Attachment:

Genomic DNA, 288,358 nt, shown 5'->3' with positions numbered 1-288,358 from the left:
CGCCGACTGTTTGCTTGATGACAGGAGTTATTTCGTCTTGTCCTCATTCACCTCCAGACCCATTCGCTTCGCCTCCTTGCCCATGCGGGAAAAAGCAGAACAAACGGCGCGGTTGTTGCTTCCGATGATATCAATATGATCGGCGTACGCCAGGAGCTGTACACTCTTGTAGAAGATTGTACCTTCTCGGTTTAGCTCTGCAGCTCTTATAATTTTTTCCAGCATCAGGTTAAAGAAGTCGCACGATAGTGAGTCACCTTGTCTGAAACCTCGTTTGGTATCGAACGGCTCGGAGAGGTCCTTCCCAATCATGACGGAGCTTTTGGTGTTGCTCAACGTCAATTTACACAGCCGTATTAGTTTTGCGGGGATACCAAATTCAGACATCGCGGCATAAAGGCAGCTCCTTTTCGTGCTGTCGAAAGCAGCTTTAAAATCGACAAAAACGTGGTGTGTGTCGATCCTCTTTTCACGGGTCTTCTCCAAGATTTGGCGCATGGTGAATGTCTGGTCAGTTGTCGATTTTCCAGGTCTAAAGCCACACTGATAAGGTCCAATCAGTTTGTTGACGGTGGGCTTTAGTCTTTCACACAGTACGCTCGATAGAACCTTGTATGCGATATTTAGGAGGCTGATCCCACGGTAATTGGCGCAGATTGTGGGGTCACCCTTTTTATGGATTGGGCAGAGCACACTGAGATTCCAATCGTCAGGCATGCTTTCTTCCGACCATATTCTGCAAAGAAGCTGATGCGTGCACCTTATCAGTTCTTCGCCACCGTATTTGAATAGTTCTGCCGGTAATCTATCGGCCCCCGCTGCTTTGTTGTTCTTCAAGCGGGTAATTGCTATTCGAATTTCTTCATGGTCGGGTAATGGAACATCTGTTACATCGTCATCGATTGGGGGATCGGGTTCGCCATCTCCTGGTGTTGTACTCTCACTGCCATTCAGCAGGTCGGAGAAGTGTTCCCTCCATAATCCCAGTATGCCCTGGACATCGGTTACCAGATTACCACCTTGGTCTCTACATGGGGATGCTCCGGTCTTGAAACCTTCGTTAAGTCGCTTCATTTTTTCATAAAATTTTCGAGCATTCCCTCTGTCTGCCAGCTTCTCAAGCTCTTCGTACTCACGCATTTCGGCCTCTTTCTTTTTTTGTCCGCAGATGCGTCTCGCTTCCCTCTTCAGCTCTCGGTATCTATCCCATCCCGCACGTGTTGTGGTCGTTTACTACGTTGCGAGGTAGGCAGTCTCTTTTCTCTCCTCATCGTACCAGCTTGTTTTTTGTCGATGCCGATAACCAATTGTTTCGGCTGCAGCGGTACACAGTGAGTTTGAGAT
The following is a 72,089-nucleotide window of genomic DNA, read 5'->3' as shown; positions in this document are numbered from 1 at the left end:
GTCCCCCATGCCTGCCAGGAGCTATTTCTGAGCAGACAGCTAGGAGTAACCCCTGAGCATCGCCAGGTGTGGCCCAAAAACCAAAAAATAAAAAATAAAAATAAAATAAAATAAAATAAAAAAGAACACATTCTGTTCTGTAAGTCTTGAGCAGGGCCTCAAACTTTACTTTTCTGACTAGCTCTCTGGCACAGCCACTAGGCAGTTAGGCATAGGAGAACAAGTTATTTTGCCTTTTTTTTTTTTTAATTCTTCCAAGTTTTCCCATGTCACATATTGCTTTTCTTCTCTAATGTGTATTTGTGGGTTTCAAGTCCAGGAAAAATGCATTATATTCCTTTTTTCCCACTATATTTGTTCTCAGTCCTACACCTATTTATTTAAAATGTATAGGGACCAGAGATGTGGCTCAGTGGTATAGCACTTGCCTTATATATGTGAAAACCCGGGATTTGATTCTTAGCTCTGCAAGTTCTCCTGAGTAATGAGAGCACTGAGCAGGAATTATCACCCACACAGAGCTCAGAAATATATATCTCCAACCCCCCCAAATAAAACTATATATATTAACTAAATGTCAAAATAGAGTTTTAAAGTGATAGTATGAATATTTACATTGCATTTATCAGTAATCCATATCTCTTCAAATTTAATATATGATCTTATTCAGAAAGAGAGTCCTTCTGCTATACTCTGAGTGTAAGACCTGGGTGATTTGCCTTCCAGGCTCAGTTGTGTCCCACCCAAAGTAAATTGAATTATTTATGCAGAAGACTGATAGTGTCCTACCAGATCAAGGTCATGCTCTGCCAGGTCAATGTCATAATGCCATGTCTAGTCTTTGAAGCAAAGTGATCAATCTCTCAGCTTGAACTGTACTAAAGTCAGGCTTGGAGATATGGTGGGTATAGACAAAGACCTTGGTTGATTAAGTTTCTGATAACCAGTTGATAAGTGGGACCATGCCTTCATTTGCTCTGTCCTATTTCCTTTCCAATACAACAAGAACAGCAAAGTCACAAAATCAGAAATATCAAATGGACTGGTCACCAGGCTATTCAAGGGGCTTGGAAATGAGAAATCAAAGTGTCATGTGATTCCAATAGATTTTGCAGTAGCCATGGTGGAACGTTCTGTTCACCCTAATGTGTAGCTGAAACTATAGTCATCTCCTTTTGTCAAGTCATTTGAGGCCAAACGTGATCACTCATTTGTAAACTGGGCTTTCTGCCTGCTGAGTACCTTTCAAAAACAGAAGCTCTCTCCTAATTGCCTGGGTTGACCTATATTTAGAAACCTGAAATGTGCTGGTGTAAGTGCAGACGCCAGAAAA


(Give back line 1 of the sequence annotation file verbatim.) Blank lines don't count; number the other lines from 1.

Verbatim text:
Genomic DNA, 288,358 nt, shown 5'->3' with positions numbered 1-288,358 from the left: